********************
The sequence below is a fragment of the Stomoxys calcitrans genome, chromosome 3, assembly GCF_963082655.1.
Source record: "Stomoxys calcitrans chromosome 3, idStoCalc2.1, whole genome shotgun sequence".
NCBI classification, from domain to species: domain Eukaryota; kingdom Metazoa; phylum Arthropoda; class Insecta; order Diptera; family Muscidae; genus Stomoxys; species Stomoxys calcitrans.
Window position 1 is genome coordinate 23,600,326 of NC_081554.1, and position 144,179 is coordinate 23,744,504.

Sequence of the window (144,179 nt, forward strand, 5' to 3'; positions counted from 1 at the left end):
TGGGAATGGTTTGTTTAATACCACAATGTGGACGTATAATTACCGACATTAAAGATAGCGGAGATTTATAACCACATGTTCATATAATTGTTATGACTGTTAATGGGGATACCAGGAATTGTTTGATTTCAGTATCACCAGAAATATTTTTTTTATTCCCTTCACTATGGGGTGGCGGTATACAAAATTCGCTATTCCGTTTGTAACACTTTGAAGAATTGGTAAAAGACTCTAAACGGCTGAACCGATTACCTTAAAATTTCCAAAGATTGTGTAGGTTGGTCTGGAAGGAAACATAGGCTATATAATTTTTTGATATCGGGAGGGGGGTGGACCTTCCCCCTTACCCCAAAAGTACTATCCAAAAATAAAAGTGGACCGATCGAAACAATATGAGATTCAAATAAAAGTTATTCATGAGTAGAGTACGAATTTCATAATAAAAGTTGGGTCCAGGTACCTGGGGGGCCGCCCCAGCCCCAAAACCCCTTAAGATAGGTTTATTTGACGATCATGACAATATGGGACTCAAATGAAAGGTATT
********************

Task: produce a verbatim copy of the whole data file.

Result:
The sequence below is a fragment of the Stomoxys calcitrans genome, chromosome 3, assembly GCF_963082655.1.
Source record: "Stomoxys calcitrans chromosome 3, idStoCalc2.1, whole genome shotgun sequence".
NCBI classification, from domain to species: domain Eukaryota; kingdom Metazoa; phylum Arthropoda; class Insecta; order Diptera; family Muscidae; genus Stomoxys; species Stomoxys calcitrans.
Window position 1 is genome coordinate 23,600,326 of NC_081554.1, and position 144,179 is coordinate 23,744,504.

Sequence of the window (144,179 nt, forward strand, 5' to 3'; positions counted from 1 at the left end):
TGGGAATGGTTTGTTTAATACCACAATGTGGACGTATAATTACCGACATTAAAGATAGCGGAGATTTATAACCACATGTTCATATAATTGTTATGACTGTTAATGGGGATACCAGGAATTGTTTGATTTCAGTATCACCAGAAATATTTTTTTTATTCCCTTCACTATGGGGTGGCGGTATACAAAATTCGCTATTCCGTTTGTAACACTTTGAAGAATTGGTAAAAGACTCTAAACGGCTGAACCGATTACCTTAAAATTTCCAAAGATTGTGTAGGTTGGTCTGGAAGGAAACATAGGCTATATAATTTTTTGATATCGGGAGGGGGGTGGACCTTCCCCCTTACCCCAAAAGTACTATCCAAAAATAAAAGTGGACCGATCGAAACAATATGAGATTCAAATAAAAGTTATTCATGAGTAGAGTACGAATTTCATAATAAAAGTTGGGTCCAGGTACCTGGGGGGCCGCCCCAGCCCCAAAACCCCTTAAGATAGGTTTATTTGACGATCATGACAATATGGGACTCAAATGAAAGGTATT